1. Creating student lists for outreach.

If you have access to a student search engine, creating several advanced searches with specific criteria can help you check in with students in certain groups, including seniors ready for graduation, students not yet enrolled, students enrolled in a specific challenging course, or students on academic probation. A simple email reaching out to these students can include your contact information, next steps, campus support services contacts, or a graduation checklist. If you do not have access to a search engine, you can comprise these lists on your own. For example, I have done this by taking note of students who express interest in graduating in an upcoming semester and creating a list to reach out to at a later time. My students have appreciated outreach emails in our large college where they can sometimes fall under the radar. These emails remind them that they are supported, connect them with proper offices and next steps, and often will start a conversation regarding a student’s other academic concerns.

  1. Hosting appointment campaigns.

Similar to email outreach, creating an appointment campaign invites students to make an advising appointment, rather than waiting for a student to do so on their own. Some campus software platforms will allow you to create a campaign in minutes; otherwise, you can do this on your own by emailing students with your appointment scheduling link or upcoming drop-in hours. This information can be sent to all students, but invitations sent to specific student groups can include a brief reason why they are receiving the invitation—whether they are reaching their fourth year or are new to a major, reaching out to students can make the difference in establishing a personal connection. Inviting students to make an appointment helps them discern in the future when they may need to make an appointment on their own, without prompting. Students will also become familiar with the advising scheduling website and available hours.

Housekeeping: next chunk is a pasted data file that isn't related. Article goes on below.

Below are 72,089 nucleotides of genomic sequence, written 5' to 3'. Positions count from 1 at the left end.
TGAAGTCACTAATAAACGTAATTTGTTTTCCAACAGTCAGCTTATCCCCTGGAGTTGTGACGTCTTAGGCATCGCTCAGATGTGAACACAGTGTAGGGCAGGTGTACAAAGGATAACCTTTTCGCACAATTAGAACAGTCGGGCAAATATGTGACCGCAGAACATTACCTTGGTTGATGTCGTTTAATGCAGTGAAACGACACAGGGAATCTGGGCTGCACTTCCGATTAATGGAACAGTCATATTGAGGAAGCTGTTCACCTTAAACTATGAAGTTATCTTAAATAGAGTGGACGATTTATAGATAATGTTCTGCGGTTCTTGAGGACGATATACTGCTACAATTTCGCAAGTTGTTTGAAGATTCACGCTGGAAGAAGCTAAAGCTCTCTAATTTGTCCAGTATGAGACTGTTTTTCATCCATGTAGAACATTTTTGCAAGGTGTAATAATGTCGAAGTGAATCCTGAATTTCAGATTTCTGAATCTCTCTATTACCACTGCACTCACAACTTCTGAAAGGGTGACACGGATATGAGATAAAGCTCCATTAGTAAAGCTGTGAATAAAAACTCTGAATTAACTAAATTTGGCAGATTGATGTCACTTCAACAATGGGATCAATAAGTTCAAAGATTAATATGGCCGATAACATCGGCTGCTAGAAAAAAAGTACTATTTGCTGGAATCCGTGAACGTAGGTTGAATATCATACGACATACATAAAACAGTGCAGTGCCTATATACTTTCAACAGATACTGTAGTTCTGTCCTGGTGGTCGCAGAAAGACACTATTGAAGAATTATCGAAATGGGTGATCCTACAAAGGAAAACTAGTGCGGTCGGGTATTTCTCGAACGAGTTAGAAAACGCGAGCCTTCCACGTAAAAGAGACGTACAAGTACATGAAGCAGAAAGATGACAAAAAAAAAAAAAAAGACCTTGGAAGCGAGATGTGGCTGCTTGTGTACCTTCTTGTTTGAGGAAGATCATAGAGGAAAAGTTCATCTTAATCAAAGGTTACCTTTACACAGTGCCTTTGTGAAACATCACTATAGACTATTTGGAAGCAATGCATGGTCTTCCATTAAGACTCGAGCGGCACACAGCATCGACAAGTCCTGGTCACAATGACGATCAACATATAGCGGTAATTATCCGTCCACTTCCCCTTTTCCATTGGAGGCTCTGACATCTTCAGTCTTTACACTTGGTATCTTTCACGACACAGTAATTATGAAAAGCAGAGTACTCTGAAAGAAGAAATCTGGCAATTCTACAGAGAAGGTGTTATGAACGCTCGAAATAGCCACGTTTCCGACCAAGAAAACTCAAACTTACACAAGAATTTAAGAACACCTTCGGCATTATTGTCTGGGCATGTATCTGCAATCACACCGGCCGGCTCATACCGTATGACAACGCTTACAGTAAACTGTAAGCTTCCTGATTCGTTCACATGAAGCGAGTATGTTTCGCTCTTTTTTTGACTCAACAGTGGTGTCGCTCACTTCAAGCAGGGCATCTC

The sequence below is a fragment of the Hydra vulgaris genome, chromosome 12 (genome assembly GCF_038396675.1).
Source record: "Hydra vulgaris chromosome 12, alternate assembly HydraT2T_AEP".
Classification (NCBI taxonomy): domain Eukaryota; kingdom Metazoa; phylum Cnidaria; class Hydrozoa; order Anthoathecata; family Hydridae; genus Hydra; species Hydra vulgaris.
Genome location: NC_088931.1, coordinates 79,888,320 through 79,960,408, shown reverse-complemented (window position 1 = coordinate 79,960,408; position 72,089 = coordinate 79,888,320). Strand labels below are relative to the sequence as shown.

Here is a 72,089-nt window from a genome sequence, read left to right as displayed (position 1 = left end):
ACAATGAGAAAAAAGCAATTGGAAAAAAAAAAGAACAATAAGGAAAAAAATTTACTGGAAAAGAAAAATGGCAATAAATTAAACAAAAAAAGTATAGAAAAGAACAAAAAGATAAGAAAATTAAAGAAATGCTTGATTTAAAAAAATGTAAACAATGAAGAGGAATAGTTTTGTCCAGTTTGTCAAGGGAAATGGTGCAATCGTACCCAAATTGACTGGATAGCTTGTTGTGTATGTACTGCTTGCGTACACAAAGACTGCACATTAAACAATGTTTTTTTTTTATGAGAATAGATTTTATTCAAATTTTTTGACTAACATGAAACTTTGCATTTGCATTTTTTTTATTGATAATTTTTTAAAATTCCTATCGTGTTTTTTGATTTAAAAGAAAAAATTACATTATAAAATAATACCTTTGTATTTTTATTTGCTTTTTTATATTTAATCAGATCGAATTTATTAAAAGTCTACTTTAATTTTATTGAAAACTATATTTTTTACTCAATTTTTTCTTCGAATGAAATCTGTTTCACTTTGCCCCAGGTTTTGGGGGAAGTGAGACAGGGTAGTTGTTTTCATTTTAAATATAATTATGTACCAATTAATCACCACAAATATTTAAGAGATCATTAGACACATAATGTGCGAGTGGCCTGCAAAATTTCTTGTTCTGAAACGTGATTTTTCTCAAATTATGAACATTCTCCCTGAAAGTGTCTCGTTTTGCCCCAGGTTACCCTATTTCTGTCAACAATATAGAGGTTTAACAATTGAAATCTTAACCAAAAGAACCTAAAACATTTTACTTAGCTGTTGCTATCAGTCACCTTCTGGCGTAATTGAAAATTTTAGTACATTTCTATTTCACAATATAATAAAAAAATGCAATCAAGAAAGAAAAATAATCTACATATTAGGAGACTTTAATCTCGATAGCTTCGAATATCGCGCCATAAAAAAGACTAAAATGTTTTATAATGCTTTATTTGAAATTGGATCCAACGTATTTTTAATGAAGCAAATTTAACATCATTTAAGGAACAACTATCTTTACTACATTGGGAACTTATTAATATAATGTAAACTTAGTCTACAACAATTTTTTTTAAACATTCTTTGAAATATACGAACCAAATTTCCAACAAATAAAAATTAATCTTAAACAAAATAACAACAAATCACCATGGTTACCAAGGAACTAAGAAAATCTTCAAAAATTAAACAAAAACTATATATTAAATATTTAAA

1. Creating an advising outreach calendar.

As a relatively new advisor with a large population for my first-ever caseload, I have created a personal yearly cycle with all of my outreach reminders listed per semester. To get ahead in the summer, I will reach out to our potential graduates to see if they need any support. Near midterms, I will reach out to students who are registered for intense science courses and connect them to the campus tutoring center. Making that first connection reminds students of the correct office to reach out to with concerns, and usually will allow for most conflicts to be resolved early rather than after set deadlines. Keeping my advising calendar in my office reminds me to set aside time for my upcoming outreach efforts.

  1. Hosting discussion-based drop-in events.